Monday, 16 May 2016

Traders, Tickers, and Shit-Flickers

I tick - somewhat. That is, I seek out new things to imbibe and review. When I first got into beer, ticking was life: the requirement to drink was only newness. Now, knowing more about what to expect, I am as likely to drink a beer I have had before, though ticks still come but usually only from known breweries, known styles, and trusted sources of hype.

I also trade beer. Rarely by mail (just a handful of times in a few years), but fairly regularly in person in Montreal and Toronto. Like most, these things tend to go down $4$, which is beer trader slang for "dollar-for-dollar," or of equal purchase price exchange (with an occasional bump for rarity).

But I've got this pet peeve, usually but not always with rare beer ticker-traders.

Part of this comes from a few discussions over the past few months.

In one, an American* visiting here told me of bringing back Bellwoods bottles to share with Southern/Mid-Western American beer geeks. Despite assuring me that they loved them, he informed me that nobody would trade for them though because their bottle counts are too high. "Bellwoods," he insisted, "actually hurts themselves by having high bottle counts." This sounds illogical, until one realizes that what he means is, 'Bellwoods hinders my capacity to trade them for equal quality and/or price beer.' I mean, it's clearly illogical to think this brewery suffers by selling out of a higher quantity of pretty high quality product.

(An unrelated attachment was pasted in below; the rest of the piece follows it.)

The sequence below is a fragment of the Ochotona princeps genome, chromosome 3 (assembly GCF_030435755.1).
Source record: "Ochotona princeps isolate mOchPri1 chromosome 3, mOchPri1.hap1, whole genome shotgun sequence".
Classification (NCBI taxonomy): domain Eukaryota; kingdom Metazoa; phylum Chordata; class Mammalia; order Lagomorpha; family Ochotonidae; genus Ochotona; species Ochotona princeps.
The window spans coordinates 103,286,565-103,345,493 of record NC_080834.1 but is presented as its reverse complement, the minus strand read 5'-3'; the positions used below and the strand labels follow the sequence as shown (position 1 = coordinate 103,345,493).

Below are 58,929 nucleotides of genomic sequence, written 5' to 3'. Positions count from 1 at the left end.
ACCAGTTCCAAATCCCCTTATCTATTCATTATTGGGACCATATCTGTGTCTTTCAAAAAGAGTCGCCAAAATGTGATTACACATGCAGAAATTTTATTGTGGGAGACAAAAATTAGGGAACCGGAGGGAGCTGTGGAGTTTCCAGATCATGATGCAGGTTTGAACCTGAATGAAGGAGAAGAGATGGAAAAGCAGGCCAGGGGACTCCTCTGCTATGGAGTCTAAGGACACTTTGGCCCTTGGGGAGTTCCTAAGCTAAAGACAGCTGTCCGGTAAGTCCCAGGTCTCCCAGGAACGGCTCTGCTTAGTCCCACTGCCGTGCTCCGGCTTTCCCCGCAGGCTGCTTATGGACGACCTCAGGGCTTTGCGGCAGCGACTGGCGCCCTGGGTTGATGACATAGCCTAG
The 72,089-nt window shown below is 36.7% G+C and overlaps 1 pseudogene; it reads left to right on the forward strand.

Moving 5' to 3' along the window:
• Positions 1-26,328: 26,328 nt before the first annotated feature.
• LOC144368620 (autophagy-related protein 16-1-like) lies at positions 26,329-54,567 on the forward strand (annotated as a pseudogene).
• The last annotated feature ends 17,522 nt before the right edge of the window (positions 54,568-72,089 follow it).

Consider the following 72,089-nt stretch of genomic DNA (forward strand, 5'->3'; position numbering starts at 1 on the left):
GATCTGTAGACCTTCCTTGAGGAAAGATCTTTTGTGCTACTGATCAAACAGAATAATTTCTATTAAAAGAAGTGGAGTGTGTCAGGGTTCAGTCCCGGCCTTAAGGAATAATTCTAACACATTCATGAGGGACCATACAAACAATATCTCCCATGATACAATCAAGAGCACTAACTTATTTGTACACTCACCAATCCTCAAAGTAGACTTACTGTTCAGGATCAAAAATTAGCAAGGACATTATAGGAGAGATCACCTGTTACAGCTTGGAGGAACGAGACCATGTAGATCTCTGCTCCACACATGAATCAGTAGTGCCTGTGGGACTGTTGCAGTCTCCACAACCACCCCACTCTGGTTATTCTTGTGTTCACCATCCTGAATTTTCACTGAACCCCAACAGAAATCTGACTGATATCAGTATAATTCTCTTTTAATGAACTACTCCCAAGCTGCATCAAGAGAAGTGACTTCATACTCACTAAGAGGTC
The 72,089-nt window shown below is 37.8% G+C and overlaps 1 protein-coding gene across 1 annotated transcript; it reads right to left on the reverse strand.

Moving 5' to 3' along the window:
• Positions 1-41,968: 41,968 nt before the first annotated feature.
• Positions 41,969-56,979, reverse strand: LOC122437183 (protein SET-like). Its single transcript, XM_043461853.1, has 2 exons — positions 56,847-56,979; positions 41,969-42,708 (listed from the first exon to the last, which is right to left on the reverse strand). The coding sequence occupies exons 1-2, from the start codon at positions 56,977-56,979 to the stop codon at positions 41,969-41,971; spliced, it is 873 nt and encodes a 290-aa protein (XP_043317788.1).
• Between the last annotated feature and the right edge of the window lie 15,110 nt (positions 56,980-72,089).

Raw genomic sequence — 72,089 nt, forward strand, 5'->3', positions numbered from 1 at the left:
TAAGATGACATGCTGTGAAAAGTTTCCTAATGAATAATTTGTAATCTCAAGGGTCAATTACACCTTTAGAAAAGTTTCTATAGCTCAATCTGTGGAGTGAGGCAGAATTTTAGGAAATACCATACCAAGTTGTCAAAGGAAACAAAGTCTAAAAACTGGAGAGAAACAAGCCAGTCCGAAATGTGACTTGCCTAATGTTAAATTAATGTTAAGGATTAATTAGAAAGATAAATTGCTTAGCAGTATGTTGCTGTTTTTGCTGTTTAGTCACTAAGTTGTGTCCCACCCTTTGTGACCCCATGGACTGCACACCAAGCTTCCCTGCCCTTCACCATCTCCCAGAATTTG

But, I'd maintain, it's equally illogical to lament a beer this guy admits to appreciating for its availability such that he - and distant friends - and many others get bottles of high quality beer to enjoy. I know, he means rather that it won't trade as highly as a rarer, say, 400 bottle count release and he'd appreciate the returns from such a bottle.

Yet, if Bellwoods (for instance) had smaller bottle counts increasing their trade value, he (and so many others) would be less likely to get them, AND would then require trading other equally rare bottles (that he'd be equally less likely to procure), all the while necessitating the purchase of extras of such rare bottles (perhaps with 'mules'**), thereby further consolidating the numbers of people who get either bottle to begin with!